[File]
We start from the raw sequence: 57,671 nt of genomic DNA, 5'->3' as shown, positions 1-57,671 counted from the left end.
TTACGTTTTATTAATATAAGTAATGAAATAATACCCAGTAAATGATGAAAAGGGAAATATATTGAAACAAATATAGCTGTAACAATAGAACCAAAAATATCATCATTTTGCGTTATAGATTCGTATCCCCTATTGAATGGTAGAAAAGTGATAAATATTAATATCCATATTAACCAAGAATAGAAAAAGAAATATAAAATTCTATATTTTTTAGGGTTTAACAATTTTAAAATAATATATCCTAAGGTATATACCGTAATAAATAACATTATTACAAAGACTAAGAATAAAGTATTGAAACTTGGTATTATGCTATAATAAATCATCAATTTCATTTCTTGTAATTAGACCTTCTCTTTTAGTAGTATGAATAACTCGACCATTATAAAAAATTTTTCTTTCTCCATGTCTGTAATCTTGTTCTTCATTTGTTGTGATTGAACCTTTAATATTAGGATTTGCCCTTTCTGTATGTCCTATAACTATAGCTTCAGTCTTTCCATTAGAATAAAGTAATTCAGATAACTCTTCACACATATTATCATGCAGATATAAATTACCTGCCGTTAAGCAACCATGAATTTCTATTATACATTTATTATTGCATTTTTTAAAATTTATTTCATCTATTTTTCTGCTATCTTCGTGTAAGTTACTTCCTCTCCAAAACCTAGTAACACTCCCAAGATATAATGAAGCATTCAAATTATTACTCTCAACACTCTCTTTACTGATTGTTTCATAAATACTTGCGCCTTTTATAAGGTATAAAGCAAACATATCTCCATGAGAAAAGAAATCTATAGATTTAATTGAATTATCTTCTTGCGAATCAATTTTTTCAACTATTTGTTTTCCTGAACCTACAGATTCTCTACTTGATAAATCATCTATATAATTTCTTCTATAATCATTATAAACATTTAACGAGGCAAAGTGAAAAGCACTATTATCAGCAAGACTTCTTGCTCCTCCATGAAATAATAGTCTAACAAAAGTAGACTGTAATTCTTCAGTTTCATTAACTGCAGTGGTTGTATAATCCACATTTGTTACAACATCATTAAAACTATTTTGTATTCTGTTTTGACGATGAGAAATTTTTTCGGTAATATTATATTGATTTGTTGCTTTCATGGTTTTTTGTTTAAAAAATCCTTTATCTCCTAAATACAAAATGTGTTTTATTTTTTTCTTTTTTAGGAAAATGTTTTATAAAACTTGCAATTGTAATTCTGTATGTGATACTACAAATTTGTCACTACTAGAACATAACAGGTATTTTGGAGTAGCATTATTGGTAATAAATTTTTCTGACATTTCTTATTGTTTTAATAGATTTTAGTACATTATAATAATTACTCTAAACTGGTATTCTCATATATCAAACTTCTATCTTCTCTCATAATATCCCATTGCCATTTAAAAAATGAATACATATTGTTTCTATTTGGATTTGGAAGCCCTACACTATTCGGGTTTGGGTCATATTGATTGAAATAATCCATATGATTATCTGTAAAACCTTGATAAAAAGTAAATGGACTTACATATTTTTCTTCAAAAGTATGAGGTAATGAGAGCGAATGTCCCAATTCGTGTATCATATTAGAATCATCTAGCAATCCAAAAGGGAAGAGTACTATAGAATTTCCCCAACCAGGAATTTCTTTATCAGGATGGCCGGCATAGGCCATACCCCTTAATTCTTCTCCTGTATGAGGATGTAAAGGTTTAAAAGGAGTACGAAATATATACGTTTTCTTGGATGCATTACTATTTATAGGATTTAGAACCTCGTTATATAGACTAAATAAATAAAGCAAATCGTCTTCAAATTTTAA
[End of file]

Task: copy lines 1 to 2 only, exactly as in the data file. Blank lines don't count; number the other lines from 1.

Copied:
We start from the raw sequence: 57,671 nt of genomic DNA, 5'->3' as shown, positions 1-57,671 counted from the left end.
TTACGTTTTATTAATATAAGTAATGAAATAATACCCAGTAAATGATGAAAAGGGAAATATATTGAAACAAATATAGCTGTAACAATAGAACCAAAAATATCATCATTTTGCGTTATAGATTCGTATCCCCTATTGAATGGTAGAAAAGTGATAAATATTAATATCCATATTAACCAAGAATAGAAAAAGAAATATAAAATTCTATATTTTTTAGGGTTTAACAATTTTAAAATAATATATCCTAAGGTATATACCGTAATAAATAACATTATTACAAAGACTAAGAATAAAGTATTGAAACTTGGTATTATGCTATAATAAATCATCAATTTCATTTCTTGTAATTAGACCTTCTCTTTTAGTAGTATGAATAACTCGACCATTATAAAAAATTTTTCTTTCTCCATGTCTGTAATCTTGTTCTTCATTTGTTGTGATTGAACCTTTAATATTAGGATTTGCCCTTTCTGTATGTCCTATAACTATAGCTTCAGTCTTTCCATTAGAATAAAGTAATTCAGATAACTCTTCACACATATTATCATGCAGATATAAATTACCTGCCGTTAAGCAACCATGAATTTCTATTATACATTTATTATTGCATTTTTTAAAATTTATTTCATCTATTTTTCTGCTATCTTCGTGTAAGTTACTTCCTCTCCAAAACCTAGTAACACTCCCAAGATATAATGAAGCATTCAAATTATTACTCTCAACACTCTCTTTACTGATTGTTTCATAAATACTTGCGCCTTTTATAAGGTATAAAGCAAACATATCTCCATGAGAAAAGAAATCTATAGATTTAATTGAATTATCTTCTTGCGAATCAATTTTTTCAACTATTTGTTTTCCTGAACCTACAGATTCTCTACTTGATAAATCATCTATATAATTTCTTCTATAATCATTATAAACATTTAACGAGGCAAAGTGAAAAGCACTATTATCAGCAAGACTTCTTGCTCCTCCATGAAATAATAGTCTAACAAAAGTAGACTGTAATTCTTCAGTTTCATTAACTGCAGTGGTTGTATAATCCACATTTGTTACAACATCATTAAAACTATTTTGTATTCTGTTTTGACGATGAGAAATTTTTTCGGTAATATTATATTGATTTGTTGCTTTCATGGTTTTTTGTTTAAAAAATCCTTTATCTCCTAAATACAAAATGTGTTTTATTTTTTTCTTTTTTAGGAAAATGTTTTATAAAACTTGCAATTGTAATTCTGTATGTGATACTACAAATTTGTCACTACTAGAACATAACAGGTATTTTGGAGTAGCATTATTGGTAATAAATTTTTCTGACATTTCTTATTGTTTTAATAGATTTTAGTACATTATAATAATTACTCTAAACTGGTATTCTCATATATCAAACTTCTATCTTCTCTCATAATATCCCATTGCCATTTAAAAAATGAATACATATTGTTTCTATTTGGATTTGGAAGCCCTACACTATTCGGGTTTGGGTCATATTGATTGAAATAATCCATATGATTATCTGTAAAACCTTGATAAAAAGTAAATGGACTTACATATTTTTCTTCAAAAGTATGAGGTAATGAGAGCGAATGTCCCAATTCGTGTATCATATTAGAATCATCTAGCAATCCAAAAGGGAAGAGTACTATAGAATTTCCCCAACCAGGAATTTCTTTATCAGGATGGCCGGCATAGGCCATACCCCTTAATTCTTCTCCTGTATGAGGATGTAAAGGTTTAAAAGGAGTACGAAATATATACGTTTTCTTGGATGCATTACTATTTATAGGATTTAGAACCTCGTTATATAGACTAAATAAATAAAGCAAATCGTCTTCAAATTTTAA